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PETA's Top 10 Reasons to Give Up Meat This World Vegetarian Day, 1 October

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Gone are the days when vegetarians were served up lumpy lentil stews and dull-as-dishwater veggie dahls. Veggie faux meats such as bacon and sausages - along with an ever-expanding variety of fresh fruit and veggies - mean the vegetarian diet has taken the world by storm.

With World Vegetarian Day coming up on 1 October, here without further ado are PETA's Top 10 Reasons Not to Eat Meat:

1. Helping Animals Also Helps the Global Poor
The world's cattle alone consume a quantity of food equal to the caloric needs of 8.7 billion people - more than the entire human population on Earth. Meanwhile, more than 1 billion people worldwide are undernourished. By feeding grain currently funnelled to farmed animals to starving people instead, everyone would have enough to eat. Care about global poverty? Time to ditch animal products.

2. Eating Meat Supports Cruelty to Animals
Green pastures and idyllic barnyard scenes are not the reality for more than 95% of animals raised for food. On today's factory farms, animals are crammed into filthy wire cages, gestation crates and other confinement systems. These animals will never raise families, forage for food or do anything else that is natural and important to them. They won't even get to feel the warmth of the sun on their backs or breathe fresh air until the day they are loaded onto trucks bound for slaughter.

3. Eating Meat Is Bad for the Environment
A recent United Nations (UN) report titled Livestock's Long Shadow: Environmental Issues and Options concludes that eating meat is "one of the ... most significant contributors to the most serious environmental problems, at every scale from local to global". Raising animals for food requires massive amounts of land, food, energy and water. Earlier this year, scientists warned that we will have to cut meat consumption in half in order to avoid the worst consequences of climate change.

4. Avoid SARS and Other Deadly Pathogens
Keeping thousands of animals crowded together in sheds, living amid mountains of accumulated waste, while feeding them enormous quantities of drugs creates a breeding ground for new, ever-mutating strains of potentially lethal viruses. Hans-Gerhard Wagner, a senior officer with the UN's Food and Agriculture Organisation, calls industrial livestock farming an "opportunity for emerging disease". It shouldn't have to take a pandemic to stop us from eating meat.

5. If You Wouldn't Eat a Dog, You Shouldn't Eat a Chicken
Several recent studies have shown that chickens are bright animals who are able to solve complex problems, demonstrate self-control and worry about the future. Chickens are smarter than cats and dogs and even do some things that have not yet been seen in mammals other than primates. Dr Chris Evans, who studies animal behaviour and communication at Macquarie University in Australia, says, "As a trick at conferences, I sometimes list these attributes, without mentioning chickens, and people think I'm talking about monkeys".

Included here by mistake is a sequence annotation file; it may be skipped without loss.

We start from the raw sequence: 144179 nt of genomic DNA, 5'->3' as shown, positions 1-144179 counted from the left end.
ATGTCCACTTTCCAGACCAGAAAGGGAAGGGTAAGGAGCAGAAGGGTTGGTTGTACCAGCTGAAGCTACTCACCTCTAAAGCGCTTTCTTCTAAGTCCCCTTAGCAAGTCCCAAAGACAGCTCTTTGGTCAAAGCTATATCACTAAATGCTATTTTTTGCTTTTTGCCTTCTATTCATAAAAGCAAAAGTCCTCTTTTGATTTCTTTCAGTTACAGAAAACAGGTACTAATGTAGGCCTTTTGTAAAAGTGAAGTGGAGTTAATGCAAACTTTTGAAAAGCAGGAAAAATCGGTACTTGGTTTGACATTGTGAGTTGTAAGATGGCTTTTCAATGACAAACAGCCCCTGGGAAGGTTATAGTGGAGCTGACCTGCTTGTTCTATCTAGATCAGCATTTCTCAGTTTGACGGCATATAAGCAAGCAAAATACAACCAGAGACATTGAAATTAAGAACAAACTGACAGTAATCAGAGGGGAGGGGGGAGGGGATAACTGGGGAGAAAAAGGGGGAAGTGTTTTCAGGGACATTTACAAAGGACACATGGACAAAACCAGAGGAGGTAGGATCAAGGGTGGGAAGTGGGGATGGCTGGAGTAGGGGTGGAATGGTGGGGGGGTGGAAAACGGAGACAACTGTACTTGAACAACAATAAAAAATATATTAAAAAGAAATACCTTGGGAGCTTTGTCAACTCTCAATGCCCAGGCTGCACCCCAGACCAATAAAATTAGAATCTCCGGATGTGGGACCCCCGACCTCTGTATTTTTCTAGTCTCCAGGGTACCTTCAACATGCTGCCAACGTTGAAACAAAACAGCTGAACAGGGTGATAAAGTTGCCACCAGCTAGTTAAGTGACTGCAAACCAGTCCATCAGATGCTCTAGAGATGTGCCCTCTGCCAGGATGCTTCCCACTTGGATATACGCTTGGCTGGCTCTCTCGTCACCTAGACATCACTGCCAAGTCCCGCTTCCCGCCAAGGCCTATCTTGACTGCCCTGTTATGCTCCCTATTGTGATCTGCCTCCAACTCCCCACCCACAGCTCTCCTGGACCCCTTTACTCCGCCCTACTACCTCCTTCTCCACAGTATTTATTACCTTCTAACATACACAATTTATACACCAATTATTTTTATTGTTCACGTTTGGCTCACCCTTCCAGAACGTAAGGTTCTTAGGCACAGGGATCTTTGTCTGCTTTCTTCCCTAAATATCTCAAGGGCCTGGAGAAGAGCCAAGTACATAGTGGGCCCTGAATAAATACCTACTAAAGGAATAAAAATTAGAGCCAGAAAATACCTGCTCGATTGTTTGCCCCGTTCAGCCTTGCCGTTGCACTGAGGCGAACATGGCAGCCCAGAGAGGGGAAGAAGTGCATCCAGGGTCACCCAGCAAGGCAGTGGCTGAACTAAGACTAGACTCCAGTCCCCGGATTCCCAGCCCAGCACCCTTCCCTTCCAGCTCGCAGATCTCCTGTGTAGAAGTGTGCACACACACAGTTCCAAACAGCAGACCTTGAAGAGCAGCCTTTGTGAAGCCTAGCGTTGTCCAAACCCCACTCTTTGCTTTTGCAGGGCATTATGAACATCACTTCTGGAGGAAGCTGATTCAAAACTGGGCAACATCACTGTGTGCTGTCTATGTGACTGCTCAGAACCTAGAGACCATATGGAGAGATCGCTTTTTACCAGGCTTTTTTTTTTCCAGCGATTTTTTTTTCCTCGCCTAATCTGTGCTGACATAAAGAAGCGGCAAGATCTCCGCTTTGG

6. Heart Disease: The UK's Number-One Killer
Healthy vegetarian diets support a lifetime of good health and offer protection against numerous diseases, including the UK's three biggest killers: heart disease, cancer and strokes. Drs Dean Ornish and Caldwell Esselstyn have used a vegan diet to achieve 100 per cent success in preventing and reversing heart disease, as chronicled most recently in Dr Esslesytn's Prevent and Reverse Heart Disease, which documents his success in unclogging people's arteries.

7. Cancer: The UK's Number-Two Killer
Dr T Colin Campbell is one of the world's foremost epidemiological scientists. His bestselling book, The China Study, is a must-read for anyone who is concerned about cancer. The book, based on a study that The New York Times called "the most comprehensive large study ever undertaken of the relationship between diet and the risk of developing disease", states, "[N]o chemical carcinogen is nearly so important in causing human cancer as animal protein".

8. Fitting Into That Little Black Dress
A vegetarian diet is also the ultimate weight-loss diet, and vegetarians are one-third as likely to be obese as meat-eaters are, and vegans are about one-tenth as likely to be obese. Of course, there are overweight vegans, just as there are skinny meat-eaters. But on average, vegans are 10 to 20 per cent lighter than meat-eaters. A vegetarian diet is the only diet that has passed peer review and taken weight off and kept it off.

9. Global Peace
Leo Tolstoy claimed that "vegetarianism is the taproot of humanitarianism". His point? People who wish to sow the seeds of peace should be eating as peaceful a diet as possible. Eating meat supports killing animals, for no reason other than humans' acquired taste for animals' flesh. Great humanitarians, from Leo Tolstoy and Mahatma Gandhi to Thich Nhat Hanh, have argued that a vegetarian diet is the only diet for people who want to make the world a kinder place.

10. The Joy of Veggies
People report that when they adopt a vegetarian diet, their range of foods explodes from a centre-of-the-plate meat item to a range of grains, legumes, fruits and vegetables that they didn't even know existed.

Paul McCartney sums it all up: "If anyone wants to save the planet, all they have to do is just stop eating meat. That's the single most important thing you could do. It's staggering when you think about it. Vegetarianism takes care of so many things in one shot: ecology, famine, cruelty".

So are you ready to give it a try?

Check out PETA.org.uk for recipes and meal plans and to order your free vegetarian/vegan starter kit.